Segments in this Video

Fall Prevention: Introduction (12:45)

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Shelly Denes introduces herself. Debra Rose created the FallProof program to assess and treat balance-related problems in home care. Men are at an increased risk to fall than women of the same age; after 80 recovery is difficult.

Classification of Falls (12:35)

The three types include accidental, unanticipated physiological, and anticipated falls. Denes provides photographs of rooms that carry increased preventable risks. Most falls occur 30-40 minutes after a visitor or healthcare worker leaves.

Assessment of Falls (11:00)

Look at the environment, medications, cardiac, respiratory, psychological, and neurological health. Benadryl and Ambien should not be given to older adults. Elavil or Trazodone can be used to help patients afflicted with a CVA.

Assessment of Balance (16:51)

Denes and participants discuss the merits and drawbacks of the Tinetti Balance and Gait Study, the Berg Elderly Mobility method, and the Timed Up and Go test. Sit to Stand is one of the key movements when assessing balance. Look at medications, glasses, shoes, cleanliness, and lighting.

Balance Sensors (14:46)

Sensors include the inner ear, eye, and proprioception. Denes discusses how cochlear implants, migraines, and vertigo might affect balance. The ability to detect light touch, position in space, stereognosis, and determining vibrations decrease as people age.

Romberg Test (08:34)

Denes describes the testing method that is present in the Tinetti Balance and Gait Study as well as the Berg Elderly Mobility test. Individuals need two sensory systems working in order to balance effectively. Folic acid deficiencies, alcohol, and thyroid problems can cause reduced proprioception.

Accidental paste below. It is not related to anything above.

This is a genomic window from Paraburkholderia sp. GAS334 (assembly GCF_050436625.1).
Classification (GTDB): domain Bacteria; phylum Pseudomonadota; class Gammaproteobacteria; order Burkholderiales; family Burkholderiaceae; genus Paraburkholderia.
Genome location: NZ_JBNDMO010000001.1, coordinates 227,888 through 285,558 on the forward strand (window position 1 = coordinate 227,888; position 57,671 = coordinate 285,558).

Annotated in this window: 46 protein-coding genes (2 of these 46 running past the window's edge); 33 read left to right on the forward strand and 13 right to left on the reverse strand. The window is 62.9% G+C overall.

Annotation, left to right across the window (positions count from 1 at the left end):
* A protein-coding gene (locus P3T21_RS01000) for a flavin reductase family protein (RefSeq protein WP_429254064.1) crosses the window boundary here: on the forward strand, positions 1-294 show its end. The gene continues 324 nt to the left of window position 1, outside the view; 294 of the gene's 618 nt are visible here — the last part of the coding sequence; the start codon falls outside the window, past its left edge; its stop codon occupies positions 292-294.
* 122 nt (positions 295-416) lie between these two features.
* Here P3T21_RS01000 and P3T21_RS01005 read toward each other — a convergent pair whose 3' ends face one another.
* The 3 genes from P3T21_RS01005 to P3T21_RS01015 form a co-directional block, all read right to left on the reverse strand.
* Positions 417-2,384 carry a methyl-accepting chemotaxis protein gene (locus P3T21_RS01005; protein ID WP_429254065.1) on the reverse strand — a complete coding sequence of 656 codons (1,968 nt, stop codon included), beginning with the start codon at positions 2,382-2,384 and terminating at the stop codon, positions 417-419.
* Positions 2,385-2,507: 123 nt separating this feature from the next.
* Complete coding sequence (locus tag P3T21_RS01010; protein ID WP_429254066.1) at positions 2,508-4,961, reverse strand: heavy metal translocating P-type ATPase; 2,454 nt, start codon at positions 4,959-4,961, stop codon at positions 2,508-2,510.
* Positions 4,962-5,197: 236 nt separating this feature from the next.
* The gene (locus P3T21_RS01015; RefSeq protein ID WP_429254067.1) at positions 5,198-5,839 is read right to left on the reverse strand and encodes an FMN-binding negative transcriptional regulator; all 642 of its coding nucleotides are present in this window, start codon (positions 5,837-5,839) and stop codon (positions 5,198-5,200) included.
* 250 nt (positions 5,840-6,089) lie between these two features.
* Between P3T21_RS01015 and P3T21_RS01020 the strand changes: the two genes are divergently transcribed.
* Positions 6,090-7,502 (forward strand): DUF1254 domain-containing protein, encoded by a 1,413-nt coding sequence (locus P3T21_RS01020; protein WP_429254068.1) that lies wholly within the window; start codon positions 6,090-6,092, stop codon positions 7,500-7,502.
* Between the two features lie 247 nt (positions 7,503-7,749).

Falls: Intrinsic Factors (18:41)

Changes in elderly's vision include glare intolerance, loss of acuity, macular degeneration, decreased contrast, and altered depth perception. Place colored duct tape on stairs, turn dashboard lights down when driving, and paint doorways and toilet seats different colors from its background. Denes and participants discuss osteoporosis in post-menopausal women.

Pain (08:59)

Participants believe approximately believe that 80% of their patients feel pain. Denes discusses neuropathic pain in the diabetic population and those afflicted with transverse myelitis. Keep patients active, in good shoes and support hose; medications include Lyrica, Neurontin, Elavil, serotonin norepinephrine, and reuptake inhibitors.

Urination Issues (10:47)

One home care worker provides her patients with a training video that explains Kegel exercises and keeping a bladder diary. Cut up newborn diapers instead of purchasing depends because it is more cost-effective.

Falls: More Intrinsic Factors (15:55)

Other intrinsic factors include collagen diseases, glaucoma, dehydration, oxygen tube tripping, hearing deficiencies, and dementia. Denes describes snout, glabellar, and palmomental testing.

Chronic Illnesses (17:31)

Diabetes, Parkinson's disease, Multiple Sclerosis, peripheral neuropathy, UTIs, incontinence, and heterotopic ossification cause increased risks of falling. Digital reduces bone formation. A hard end field is when the joint is bone on bone.

Medications that Cause Falls (11:22)

Benzodiazepines, anti-convulsants, anti-Parkinson's, anti-depressants, anti-psychotics, muscle relaxants, and analgesics affect blood pressure. Denes discusses the benefits and drawbacks of each type of medication, citing specific drugs. Have patients take the medication bottles with them to the doctor.

Falls: Extrinsic Issues (11:38)

Environmental factors that can cause issues include slippery floors, improper equipment, similar coloring, rugs, furniture heights, no chair arms, and ill-fitting shoes. Denes describes a checklist for home evaluations.

Keeping Active (07:02)

Movement and Exercise are important for long-term health. Denes discusses Morse, Briggs, and Missouri fall risk assessments. Fear debilitates patients and causes a vicious cycle of falling.

Balance Strategies (10:51)